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Actors' unions and the studios keep talking in drama-free contract negotiations

[UPDATE: Negotiators for Hollywood's actors' unions and the major studios worked into the night Saturday in an eleventh hour effort to reach an early agreement on a new three-year contract. It was unclear whether a deal would be reached late Saturday night or whether negotiators would need more time to bridge their differences over pay and health and pension contributions.]


After nearly six weeks of negotiations, Hollywood's actors' unions and representatives of the major studios were unable to reach agreement on a new contract as of late Friday night, but agreed to continue talking over the weekend in an effort to strike a deal.

The Screen Actors Guild and the American Federation of Television and Radio Artists began negotiations with the Alliance of Motion Picture & Television Producers on Sept. 27, and had planned to conclude those talks by Friday.

Despite progress in negotiations that were notably free of the rancor that derailed past talks, the parties were still seeking to bridge key differences Friday. Those centered on proposed wage hikes -- the actors' unions are seeking more than the 2% annual raises recently won by the Teamsters -- and increases in employer contributions to the unions' health and pension plans.

Another sticking point, people familiar with the negotiations said, involved efforts by the unions to secure improved pay and work conditions for actors who perform on a motion capture stage, a concern fueled by the huge success of James Cameron's blockbuster "Avatar."

"We are continuing to work tonight and will be back here working tomorrow,'' Screen Actors Guild spokeswoman Pam Greenwalt said, declining to elaborate, citing a media blackout.

Although the actors' contracts don't expire until June of 2011, both sides have ample motivation to secure an early agreement to avoid a repeat of what happened two years ago, when the Screen Actors Guild and the studios were locked in a protracted dispute that destabilized the industry. SAG members worked for about a year without a contract.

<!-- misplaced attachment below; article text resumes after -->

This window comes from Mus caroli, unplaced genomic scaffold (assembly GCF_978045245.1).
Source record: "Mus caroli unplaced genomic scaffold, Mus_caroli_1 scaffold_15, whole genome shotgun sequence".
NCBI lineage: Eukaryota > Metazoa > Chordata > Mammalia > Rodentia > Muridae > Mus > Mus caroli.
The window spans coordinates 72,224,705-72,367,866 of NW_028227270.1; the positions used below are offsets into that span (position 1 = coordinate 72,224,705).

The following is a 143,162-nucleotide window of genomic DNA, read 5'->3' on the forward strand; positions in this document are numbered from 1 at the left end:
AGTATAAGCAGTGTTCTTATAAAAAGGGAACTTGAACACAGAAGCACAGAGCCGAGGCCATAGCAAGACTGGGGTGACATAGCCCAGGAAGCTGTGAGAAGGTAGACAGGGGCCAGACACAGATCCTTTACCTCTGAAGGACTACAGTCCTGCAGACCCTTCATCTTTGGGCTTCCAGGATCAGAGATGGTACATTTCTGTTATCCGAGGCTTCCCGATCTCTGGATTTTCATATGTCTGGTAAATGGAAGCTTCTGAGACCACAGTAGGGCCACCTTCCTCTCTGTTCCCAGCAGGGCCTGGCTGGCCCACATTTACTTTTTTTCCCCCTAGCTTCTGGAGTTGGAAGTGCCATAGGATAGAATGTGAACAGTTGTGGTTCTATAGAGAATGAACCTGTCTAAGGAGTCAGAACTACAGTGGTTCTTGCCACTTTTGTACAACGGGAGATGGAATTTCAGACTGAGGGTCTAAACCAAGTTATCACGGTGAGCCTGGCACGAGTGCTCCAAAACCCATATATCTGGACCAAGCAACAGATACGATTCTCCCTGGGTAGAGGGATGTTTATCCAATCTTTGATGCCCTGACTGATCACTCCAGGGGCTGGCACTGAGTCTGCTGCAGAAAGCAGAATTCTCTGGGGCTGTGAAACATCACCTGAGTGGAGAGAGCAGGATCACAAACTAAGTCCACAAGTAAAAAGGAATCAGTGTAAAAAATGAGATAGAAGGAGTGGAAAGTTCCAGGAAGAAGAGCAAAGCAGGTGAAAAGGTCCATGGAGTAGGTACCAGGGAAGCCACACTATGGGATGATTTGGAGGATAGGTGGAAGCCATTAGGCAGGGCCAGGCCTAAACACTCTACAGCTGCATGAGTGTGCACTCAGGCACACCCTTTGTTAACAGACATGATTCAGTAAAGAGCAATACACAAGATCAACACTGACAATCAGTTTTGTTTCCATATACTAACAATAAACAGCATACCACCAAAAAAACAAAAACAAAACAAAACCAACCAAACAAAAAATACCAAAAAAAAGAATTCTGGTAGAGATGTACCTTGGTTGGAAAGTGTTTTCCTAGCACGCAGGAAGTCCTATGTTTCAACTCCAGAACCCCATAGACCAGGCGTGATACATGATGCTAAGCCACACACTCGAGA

SAG also faces pressure to conclude an agreement before the Directors Guild of America launches its own negotiations this month. The DGA is traditionally the first out of the gate on new contracts, setting the pattern for others to follow.

-- Richard Verrier



Comments () | Archives (2)

Here I read how the Unions are fighting about such small issues. Really sad thinking of the many that have lost their jobs to outsourcing of productions, visual effects, and post production. The Unions need prevent all talent and content from leaving the United States and then returning to distribute at studios. The unions should play a role is this change if it is possible.

This year, above all other years, is one where we need to find common ground. The most important thing we can do to keep production in california is to work together, and the best way forward for the unions is to merge AFTRA and SAG, to present a unified front and reduce costs.
The thing that matters most is keeping alive the middle class of union actors, the ones with 15 years or more, who have no other skills and have given their lives to this business. On the producer side, the thing they need most is to keep costs down. Give a little to get a little!


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